The Footsie shows similar early signs of a potential recovery. A higher trough on the trend Index indicates buying pressure. Breakout above 7600 would signal a primary advance.
Let us hope that this is not a false dawn and the UK and EU are able to resolve their differences.
For the present, our outlook for the global economy remains bearish and equity exposure for International Growth is a low 34% of portfolio value.
Our recession indicator, a 3-month TMO of seasonally adjusted non-farm payrolls, ticked up slightly to 0.52%. This reflects a slight improvement in monthly employment data but the indicator remains precariously close to the amber (high risk) warning level of 0.50%. The red warning level of 0.30% would signal extreme risk of recession.
During the week we discussed the high cost of uncertainty and how this impacts on business investment and consumer spending. Slowing growth in hours worked suggests that real GDP growth is likely to slow towards an annual rate of 1.0%. This would obviously be a drag on stock earnings.
The S&P 500 retreated from resistance at 3000 but a long tail on this week’s candle indicates buying support. Another test of 3000 is likely. Breach of 2800 is unlikely at present but would signal a reversal with a target of 2400.
21-Day Volatility remains high and the recent trough above 1.0% warns of elevated risk.
The plunge on 10-Year Treasury Yields, testing support at 1.5%, also warns of a risk-off environment.
On the global stage, low manufacturing purchasing managers index (PMI) warn that Europe is at risk of recession. DJ Euro Stoxx 600 is retracing to test support at 360/366. Breach would signal a primary down-trend.
The Footsie is similarly testing support at 7000.
Nymex Crude is heading for a test of support at $50/barrel. Trend Index peaks below zero warn of selling pressure. Breach of support would signal a primary down-trend — suggesting a contraction in global demand.
The outlook for the global economy is bearish and we have reduced our equity exposure for International Growth to 34% of portfolio value.
As Mark Carney observed at Jackson Hole: the global reserve currency system is broken — it has been since Nixon defaulted on gold backing for the Dollar in 1973 — and there is no fix. We have to find a replacement along the lines of Carney’s suggestion. On Macrovoices, two experts on the EuroDollar system, Jeffrey Snider and Luke Gromen discuss the massive tectonic shift facing the global financial system.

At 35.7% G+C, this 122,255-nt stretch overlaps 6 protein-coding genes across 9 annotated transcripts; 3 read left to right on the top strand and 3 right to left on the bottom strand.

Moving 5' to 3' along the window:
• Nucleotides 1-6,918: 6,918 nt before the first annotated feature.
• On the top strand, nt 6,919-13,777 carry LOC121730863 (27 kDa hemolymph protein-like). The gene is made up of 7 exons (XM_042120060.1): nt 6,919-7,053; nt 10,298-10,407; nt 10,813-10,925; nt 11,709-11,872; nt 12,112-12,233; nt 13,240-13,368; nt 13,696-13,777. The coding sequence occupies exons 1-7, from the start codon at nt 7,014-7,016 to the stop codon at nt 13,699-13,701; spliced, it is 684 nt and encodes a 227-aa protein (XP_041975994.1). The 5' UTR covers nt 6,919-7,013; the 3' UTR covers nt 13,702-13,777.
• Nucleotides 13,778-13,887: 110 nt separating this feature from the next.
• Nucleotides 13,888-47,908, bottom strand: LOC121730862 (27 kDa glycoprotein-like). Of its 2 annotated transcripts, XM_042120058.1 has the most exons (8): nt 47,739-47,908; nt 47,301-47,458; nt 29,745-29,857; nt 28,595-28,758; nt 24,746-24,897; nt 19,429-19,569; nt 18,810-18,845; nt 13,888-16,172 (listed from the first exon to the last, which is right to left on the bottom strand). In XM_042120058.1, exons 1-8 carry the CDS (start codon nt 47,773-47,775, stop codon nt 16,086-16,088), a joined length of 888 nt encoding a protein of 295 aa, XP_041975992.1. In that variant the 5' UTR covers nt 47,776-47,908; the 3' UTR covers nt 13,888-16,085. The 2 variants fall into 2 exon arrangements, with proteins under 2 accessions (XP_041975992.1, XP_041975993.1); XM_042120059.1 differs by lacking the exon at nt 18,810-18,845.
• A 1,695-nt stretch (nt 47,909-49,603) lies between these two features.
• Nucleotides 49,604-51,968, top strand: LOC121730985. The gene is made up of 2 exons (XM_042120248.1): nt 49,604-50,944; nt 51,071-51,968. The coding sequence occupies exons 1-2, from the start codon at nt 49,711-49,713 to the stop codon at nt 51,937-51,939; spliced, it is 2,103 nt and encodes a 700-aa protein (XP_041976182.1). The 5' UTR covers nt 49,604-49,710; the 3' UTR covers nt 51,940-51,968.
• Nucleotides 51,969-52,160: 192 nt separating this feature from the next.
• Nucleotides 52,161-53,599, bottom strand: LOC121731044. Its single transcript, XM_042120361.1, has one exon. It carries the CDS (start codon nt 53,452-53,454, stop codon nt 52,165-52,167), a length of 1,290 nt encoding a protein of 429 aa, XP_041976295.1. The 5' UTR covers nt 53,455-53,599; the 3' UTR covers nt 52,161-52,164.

This is a complex topic but it is important that we grasp the implications before a tsunami appears on the horizon.
An inverted yield curve is a reliable predictor of recessions but it also warns of falling bank profits. When the spread between long-term Treasury yields and short-term rates is below zero, net interest margins are squeezed.
In a normal market, with a steep yield curve, net interest margins are wide as bank’s funding maturity is a lot shorter than their loan book. In other words, they borrow short and lend long. Few bank deposits have maturities longer than 3 to 6 months, while loans and leases have much longer maturities and command higher interest rates.
When the yield curve inverts, however, the spread between long and short-term rates disappears and interest margins are squeezed. Not only is that bad for banks, it’s bad for the entire economy.
When their interest margins are squeezed, banks become risk averse and lending growth slows. That is understandable. When interest margins are barely covering operating expenses, banks cannot afford credit write-downs and become highly selective in their lending.
Slowing credit growth has a domino-effect on business investment and consumer spending on durables (mainly housing and automobiles). If there is a sharp fall in credit growth, a recession is normally not far behind1.
Right now, the Fed is under pressure to cut interest rates to support the US economy. While this would lower short-term rates and and may flatten the yield curve, cutting interest rates off a low base opens a whole new world of pain.
Quartz this week published a revealing commentary on the damage that negative interest rates in developed economies are doing to bank net interest margins :
The problem for commercial banks is that government bond and mortgage interest rates keep going lower, but it isn’t as easy to cut deposit rates — the rate at which banks themselves borrow from customers — at the same pace. After all, it’s tough to convince people to keep deposits in an account that returns less than they put in (even though this already happens, invisibly, through inflation).
Ultra-low interest rates are likely to squeeze bank margins in a similar way to the inverted yield curve. And with a similar impact on credit growth and the economy.
If I was Trump I would be pleading with the Fed not to cut interest rates.
1. The NBER declared a recession in 1966 when the S&P 500 fell 22% but later changed their mind and airbrushed it out of history.